A hollow-body frog is a great option where there is vegetation or other potential for snags on the surface of the water.(Photo: Drew Pierce)
“Frogging” is one of the most popular topwater strategies, as big bass love to munch on frogs. This is especially true in areas with algae, lily pads, and other things on the surface. Because the hooks are tucked into the backside of the lure body, you will not snag everything you hit on the surface.
We specifically denote the hollow-body variation because it is the most common and easy to use. There are other types of topwater frogs, but this one tends to be the most versatile.
Companies like Scum Frog and Booyah do a great job of crafting hollow-body frogs. Once you can learn to walk the frog, the bites will come in full force.
Poppers, when jerked, throw water in a forward motion, creating water disturbance that get bass’ attention. (Photo: Drew Pierce)
Especially for smallmouth, poppers are great topwater lures that provide more extreme action. Rather than being subtle with your action, poppers are made to throw water forward and cause a disturbance on the surface.
These are hard-bodied lures that feature two treble hooks on the bottom. The cupped mouth allows for the popping of water. With this build, it is perfect in open, clear water as it will not work correctly if it comes in contact with items on the surface.
The Jitterbug is a topwater classic that mimics bugs on the water’s surface. (photo: Northwoods Lures)
A lure that is somewhat similar to a popper is the Jitterbug.
The classic Jitterbug is made by Arbogast, and has a bit of a different action from it’s cousin, the popper.
The Jitterbug features a couple-cupped front lip. This gives the Jitterbug a back-and-forth motion, so it can be used with a steady cadence.
Jitterbugs are also a bit smaller and chunkier than poppers, so they are good about imitating bugs that are warbling on the surface. Black and green is a really popular color for the Jitterbug, so keep that in mind.
Believe it or not, the colors of your topwater lure do matter when it comes to fishing for bass.
It might seem useless to put thought into the color because the bass are below and you might be thinking they can’t tell the differnece. That is not the case.
You need to put some thought into the colors of your lures and mix them up if something is not working. If a certain frog has an unappealing shade when the bite is slow, mix things up and it might get the job done.
Color is an important factor in choosing the right topwater lure for the situation. Don’t be afraid to mix things (and colors) up!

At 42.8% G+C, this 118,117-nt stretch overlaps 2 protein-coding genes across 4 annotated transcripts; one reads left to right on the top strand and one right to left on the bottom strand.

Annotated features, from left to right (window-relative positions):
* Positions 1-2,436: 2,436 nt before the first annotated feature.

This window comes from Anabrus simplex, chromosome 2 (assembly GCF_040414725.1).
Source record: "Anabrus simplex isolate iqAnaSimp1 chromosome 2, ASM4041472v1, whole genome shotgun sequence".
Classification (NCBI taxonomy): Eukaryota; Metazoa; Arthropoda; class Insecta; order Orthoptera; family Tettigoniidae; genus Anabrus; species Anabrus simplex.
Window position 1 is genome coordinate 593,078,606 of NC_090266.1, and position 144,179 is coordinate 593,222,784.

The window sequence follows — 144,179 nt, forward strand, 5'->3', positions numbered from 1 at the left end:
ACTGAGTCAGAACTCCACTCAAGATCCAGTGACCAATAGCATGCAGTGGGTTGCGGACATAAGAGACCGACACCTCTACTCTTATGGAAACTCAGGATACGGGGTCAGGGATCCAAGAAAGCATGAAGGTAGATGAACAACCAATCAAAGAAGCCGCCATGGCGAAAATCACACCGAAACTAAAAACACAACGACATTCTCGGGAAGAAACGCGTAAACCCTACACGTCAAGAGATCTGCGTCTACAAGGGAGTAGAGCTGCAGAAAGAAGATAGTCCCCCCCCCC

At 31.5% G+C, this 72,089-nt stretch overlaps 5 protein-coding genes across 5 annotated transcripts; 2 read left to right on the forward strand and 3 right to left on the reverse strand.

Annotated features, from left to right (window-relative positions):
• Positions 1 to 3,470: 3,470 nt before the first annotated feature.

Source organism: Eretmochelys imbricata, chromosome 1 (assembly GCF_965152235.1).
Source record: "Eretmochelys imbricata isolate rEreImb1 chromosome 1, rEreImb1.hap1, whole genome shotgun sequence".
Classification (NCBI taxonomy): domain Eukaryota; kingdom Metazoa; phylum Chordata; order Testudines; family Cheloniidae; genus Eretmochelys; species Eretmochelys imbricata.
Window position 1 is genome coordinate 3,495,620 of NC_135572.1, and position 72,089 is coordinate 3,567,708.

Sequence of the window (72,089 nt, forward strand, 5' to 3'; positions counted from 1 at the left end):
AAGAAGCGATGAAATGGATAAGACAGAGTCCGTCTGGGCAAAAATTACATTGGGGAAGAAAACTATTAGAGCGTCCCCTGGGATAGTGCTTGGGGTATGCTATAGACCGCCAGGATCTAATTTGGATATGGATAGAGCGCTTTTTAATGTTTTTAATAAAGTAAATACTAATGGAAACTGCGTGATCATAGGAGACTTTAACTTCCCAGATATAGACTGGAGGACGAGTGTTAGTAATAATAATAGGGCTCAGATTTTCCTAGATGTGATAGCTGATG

The best and most popular bass fishing reel in the game is the baitcaster. In the grand scheme of fishing, baitcasters are fairly new to the game. Although there are similar designs dating back to the late 1800s, the modern baitcaster that was developed from the likes of Shimano was in the 1970s.
Over time, these reels got lighter, better, and eventually became the best reel for bass fishing for a number of reasons.
The best reel type for bass fishing is the baitcaster, which have continued to improve in design and performance. (photo credit: Drew Pierce)
Performance: The first reason baitcasters are the best reel for bass fishing is the performance. Especially with artificial lures that have some weight to them, no reel can provide the accuracy and torque that a baitcaster does. You can zip lures in smaller spaces a lot easier than with any other setup. This is because you have full control over the spool.
Drag: Baitcasters are very good at being able to lock down the drag and get really high quality hook sets. Modern drag systems are designed to give you leverage over the fish. With bass fishing specifically, you want a tight drag so you can keep the fish tight through the hookset and fight. Other reels do not have the high drag capability that baitcasters do. Having this type of strength will increase the quality of your hookups.
Feel in the hand: Over time, baitcasting reels have gotten smaller, lighter, and easier to fit in the hand. They are specifically designed to be ergonomic and not take a toll on your hands. This may not seem like a big deal, but it’s the little things that can make a difference in a long day of fishing.
Price: Generally, baitcasters are going to be more expensive than spinning reels or push button reels. If you look at the purchase as an investment and can afford it, no problem. But, for the beginning angler, these prices can sometimes be intimidating.
Harder to learn: One of the most frustrating aspects of starting with a baitcaster is mastering the cast. Unlike with two of the other options, you cannot just pick up a baitcaster and shoot the lure out there. You will be in a world of trouble. Mastering the cast with a baitcaster is something that takes a long time and has a serious learning curve. If you have someone to help you through the process, you are in good shape. But, if you are going into it cold, this will be tough.
Struggles with lighter presentations: Baitcasters are made to throw lures with weight. However, bass anglers love to implement weightless presentations into their strategy. Weightless rigs have amazing action, and baitcasting rigs struggle to provide that action as well as the other options. So, when it comes to casting lighter lures with baitcasters, they are not always the best option.
Although baitcasters have stolen the show in the modern bass fishing scene, spinning reels have been at the top for a long time. This is because of the versatility and simplicity of use that cannot be found in other fishing reel types.
Ease of use: First and foremost, spinning reels are super easy to use. When a first-timer wants to get into fishing, it is typically either with one of these or a push button reel. This is because there is little-to-no learning curve required. Once you know how to use a spinning reel, you are set for life, no matter the brand or model.
Price: Spinning reels are also very affordable. Fishing can be a pricey hobby, so having a budget option that can still perform is key.
Simplicity: This goes along with ease of use, but the simplicity of a spinning reel is a big attribute. When you buy a spinning reel, the technology is catered to common knowledge, for the most part. Without a ton of knobs and alternative aspects, you should be set to go fairly easily.
The Cons of Spinning Reels
Not great for heavy lures: Spinning reels do best with light weights. So, as the opposite of the baitcaster, this is where you want to throw the weightless and very light rigs.
Does not have the best casting performance: Generally, the accuracy and casting performance is not up to the par set by baitcasters. So, if you are flipping docks or need to get lures into tight spots, this may not be the one to go with.
The most basic bass fishing reel on the market is the push button. This section will be short as they are mainly just meant for kids and entry level anglers who have yet to work up to the other kinds.